Impact of extravascular lung water index on outcomes of severe sepsis patients in a medical intensive care unit

Fu-Tsai Chung, Shu-Min Lin, Shinn-Yn Lin, Horng-Chyuan Lin
Respiratory Medicine 2008, 102 (7): 956-61

BACKGROUND: This study was designated to investigate whether extravascular lung water index (EVLI) is an independent predictor for mortality outcome in patients with severe sepsis.

METHODS: This study prospectively recruited patients with severe sepsis from a medical intensive care unit (ICU) at a university affiliated hospital. In each patient, transpulmonary thermodilution was used to measure cardiovascular hemodynamics and EVLI via an arterial catheter placed within 48h of the patient meeting the criteria for severe sepsis.

RESULTS: In total, 33 patients were studied. EVLI, Acute Physiology and Chronic Health Evaluation (APACHE) II score, development of acute respiratory distress syndrome, chest X-ray score, lung injury score, body mass index, prior 24h fluid balance, albumin, and white blood cell counts were shown to be predictors of in-hospital survival by a bivariate analysis. In multinominal logistic regression, EVLI (adjusted odds ratio, 6.21; p=0.01; 95% confidence interval, 1.05-1.44) acted as an independent predictor for in-hospital survival. A cut-off value for EVLI of 10ml/kg had good sensitivity (88.2%) and specificity (68.7%) by ROC curve analysis. Medical ICU patients with extremely severe sepsis and a high EVLI (> or =10ml/kg) had lower in-hospital survival rate than those with a low EVLI (<10ml/kg) (15% vs. 67.7%, respectively, p<0.001.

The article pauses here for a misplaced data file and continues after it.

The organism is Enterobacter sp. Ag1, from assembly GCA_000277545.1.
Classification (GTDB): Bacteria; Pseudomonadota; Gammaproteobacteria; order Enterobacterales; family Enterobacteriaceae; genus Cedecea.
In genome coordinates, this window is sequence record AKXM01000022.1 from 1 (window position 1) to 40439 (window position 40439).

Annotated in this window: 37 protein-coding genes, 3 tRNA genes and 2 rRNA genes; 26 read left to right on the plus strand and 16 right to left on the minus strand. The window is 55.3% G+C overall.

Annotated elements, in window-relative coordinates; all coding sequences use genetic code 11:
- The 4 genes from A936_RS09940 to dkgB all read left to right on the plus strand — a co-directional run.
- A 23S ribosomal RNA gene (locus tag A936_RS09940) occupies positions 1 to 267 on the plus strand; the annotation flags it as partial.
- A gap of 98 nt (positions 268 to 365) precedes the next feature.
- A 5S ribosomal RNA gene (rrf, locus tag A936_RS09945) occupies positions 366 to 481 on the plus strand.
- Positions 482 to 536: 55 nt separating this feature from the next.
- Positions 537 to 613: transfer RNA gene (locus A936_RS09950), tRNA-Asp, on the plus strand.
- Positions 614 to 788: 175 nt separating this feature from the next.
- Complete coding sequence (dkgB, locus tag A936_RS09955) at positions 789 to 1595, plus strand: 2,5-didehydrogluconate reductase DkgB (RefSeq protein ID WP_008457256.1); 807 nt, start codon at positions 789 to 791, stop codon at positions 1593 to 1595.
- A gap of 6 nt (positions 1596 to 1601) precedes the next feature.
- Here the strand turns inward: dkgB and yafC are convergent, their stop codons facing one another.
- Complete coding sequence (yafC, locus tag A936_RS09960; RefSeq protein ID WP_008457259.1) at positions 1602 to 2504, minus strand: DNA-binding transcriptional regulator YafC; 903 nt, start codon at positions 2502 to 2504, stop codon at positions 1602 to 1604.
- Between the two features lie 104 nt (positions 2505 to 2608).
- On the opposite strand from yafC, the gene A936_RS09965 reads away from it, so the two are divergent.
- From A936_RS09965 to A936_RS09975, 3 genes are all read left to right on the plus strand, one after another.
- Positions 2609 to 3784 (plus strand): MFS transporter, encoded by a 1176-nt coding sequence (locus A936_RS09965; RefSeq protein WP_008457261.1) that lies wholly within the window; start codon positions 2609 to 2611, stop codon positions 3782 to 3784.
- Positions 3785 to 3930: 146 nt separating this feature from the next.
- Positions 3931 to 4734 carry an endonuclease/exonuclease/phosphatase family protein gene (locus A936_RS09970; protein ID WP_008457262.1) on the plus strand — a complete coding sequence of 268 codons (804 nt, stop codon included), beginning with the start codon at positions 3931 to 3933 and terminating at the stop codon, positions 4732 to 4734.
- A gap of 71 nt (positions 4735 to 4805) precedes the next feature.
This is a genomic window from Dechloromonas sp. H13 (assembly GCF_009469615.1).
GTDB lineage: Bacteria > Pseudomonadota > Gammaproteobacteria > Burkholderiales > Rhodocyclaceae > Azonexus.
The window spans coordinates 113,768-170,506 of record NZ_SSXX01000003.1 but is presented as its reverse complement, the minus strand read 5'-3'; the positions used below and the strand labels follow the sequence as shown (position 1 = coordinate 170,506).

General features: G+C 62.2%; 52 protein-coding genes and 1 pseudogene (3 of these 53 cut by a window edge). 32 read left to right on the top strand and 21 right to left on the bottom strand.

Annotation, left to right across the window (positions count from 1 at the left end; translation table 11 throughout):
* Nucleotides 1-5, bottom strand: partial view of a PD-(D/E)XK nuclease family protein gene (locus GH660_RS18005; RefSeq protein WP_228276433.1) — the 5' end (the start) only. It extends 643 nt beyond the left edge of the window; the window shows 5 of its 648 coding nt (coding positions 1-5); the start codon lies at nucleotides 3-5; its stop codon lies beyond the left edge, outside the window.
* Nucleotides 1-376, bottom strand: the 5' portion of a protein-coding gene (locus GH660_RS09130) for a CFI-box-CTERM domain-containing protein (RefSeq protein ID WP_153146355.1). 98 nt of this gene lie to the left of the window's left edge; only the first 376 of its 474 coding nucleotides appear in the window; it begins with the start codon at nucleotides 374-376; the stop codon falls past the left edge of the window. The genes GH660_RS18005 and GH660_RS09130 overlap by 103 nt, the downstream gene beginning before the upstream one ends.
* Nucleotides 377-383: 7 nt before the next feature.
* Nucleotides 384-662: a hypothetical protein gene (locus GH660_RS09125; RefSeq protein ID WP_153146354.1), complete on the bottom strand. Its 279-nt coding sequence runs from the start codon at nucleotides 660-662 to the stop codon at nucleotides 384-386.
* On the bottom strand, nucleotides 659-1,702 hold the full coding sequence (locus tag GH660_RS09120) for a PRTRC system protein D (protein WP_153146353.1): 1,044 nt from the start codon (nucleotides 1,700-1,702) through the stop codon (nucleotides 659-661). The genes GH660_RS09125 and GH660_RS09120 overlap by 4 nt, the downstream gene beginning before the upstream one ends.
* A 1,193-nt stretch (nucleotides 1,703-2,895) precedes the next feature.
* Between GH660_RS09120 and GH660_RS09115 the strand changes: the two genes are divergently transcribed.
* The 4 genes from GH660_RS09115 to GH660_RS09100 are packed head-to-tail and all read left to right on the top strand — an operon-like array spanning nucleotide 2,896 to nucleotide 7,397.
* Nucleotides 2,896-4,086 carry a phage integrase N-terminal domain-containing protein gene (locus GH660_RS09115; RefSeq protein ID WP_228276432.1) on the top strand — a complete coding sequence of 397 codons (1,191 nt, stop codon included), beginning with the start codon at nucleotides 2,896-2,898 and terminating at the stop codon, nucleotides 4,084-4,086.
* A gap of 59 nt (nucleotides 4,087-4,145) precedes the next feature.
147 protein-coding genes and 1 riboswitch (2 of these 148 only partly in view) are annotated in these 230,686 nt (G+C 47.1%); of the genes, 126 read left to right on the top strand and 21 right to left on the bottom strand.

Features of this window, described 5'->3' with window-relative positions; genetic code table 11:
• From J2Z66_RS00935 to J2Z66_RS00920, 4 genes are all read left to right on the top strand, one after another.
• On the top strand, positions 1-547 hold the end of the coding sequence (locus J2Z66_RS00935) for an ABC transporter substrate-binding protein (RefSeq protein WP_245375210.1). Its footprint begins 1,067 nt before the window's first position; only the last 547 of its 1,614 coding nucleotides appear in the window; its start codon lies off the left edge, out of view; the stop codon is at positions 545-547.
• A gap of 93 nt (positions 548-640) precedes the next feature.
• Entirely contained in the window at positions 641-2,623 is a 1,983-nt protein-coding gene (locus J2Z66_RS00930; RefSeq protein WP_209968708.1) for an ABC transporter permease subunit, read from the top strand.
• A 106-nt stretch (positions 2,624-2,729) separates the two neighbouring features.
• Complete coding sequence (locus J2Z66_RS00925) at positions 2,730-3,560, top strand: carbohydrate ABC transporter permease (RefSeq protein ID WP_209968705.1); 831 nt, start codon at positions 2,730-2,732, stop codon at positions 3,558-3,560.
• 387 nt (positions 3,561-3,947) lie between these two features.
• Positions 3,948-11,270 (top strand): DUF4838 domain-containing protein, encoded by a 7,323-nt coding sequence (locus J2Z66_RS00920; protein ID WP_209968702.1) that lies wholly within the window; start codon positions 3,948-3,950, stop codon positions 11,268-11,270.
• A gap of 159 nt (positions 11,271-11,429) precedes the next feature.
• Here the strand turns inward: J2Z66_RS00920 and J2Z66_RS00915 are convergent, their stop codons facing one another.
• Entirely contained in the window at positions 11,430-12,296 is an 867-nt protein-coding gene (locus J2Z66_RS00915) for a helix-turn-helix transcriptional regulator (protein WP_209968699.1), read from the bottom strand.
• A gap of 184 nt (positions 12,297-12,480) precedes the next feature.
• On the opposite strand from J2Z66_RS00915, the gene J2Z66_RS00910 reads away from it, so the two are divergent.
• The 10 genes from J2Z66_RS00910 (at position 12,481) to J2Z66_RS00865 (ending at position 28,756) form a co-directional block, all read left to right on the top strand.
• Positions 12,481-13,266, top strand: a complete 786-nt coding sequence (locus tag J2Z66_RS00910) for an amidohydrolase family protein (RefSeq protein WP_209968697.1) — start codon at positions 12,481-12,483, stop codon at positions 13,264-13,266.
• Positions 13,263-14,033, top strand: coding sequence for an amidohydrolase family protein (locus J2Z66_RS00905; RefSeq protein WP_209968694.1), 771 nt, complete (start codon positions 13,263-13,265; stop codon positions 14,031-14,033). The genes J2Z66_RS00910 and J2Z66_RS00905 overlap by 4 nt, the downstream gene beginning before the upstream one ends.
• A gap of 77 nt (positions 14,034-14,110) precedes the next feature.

CONCLUSIONS: This investigation suggested that EVLI was an independent predictor for in-hospital survival in medical ICU patients with severe sepsis. Measurement of EVLI may be used for risk stratification among those patients.

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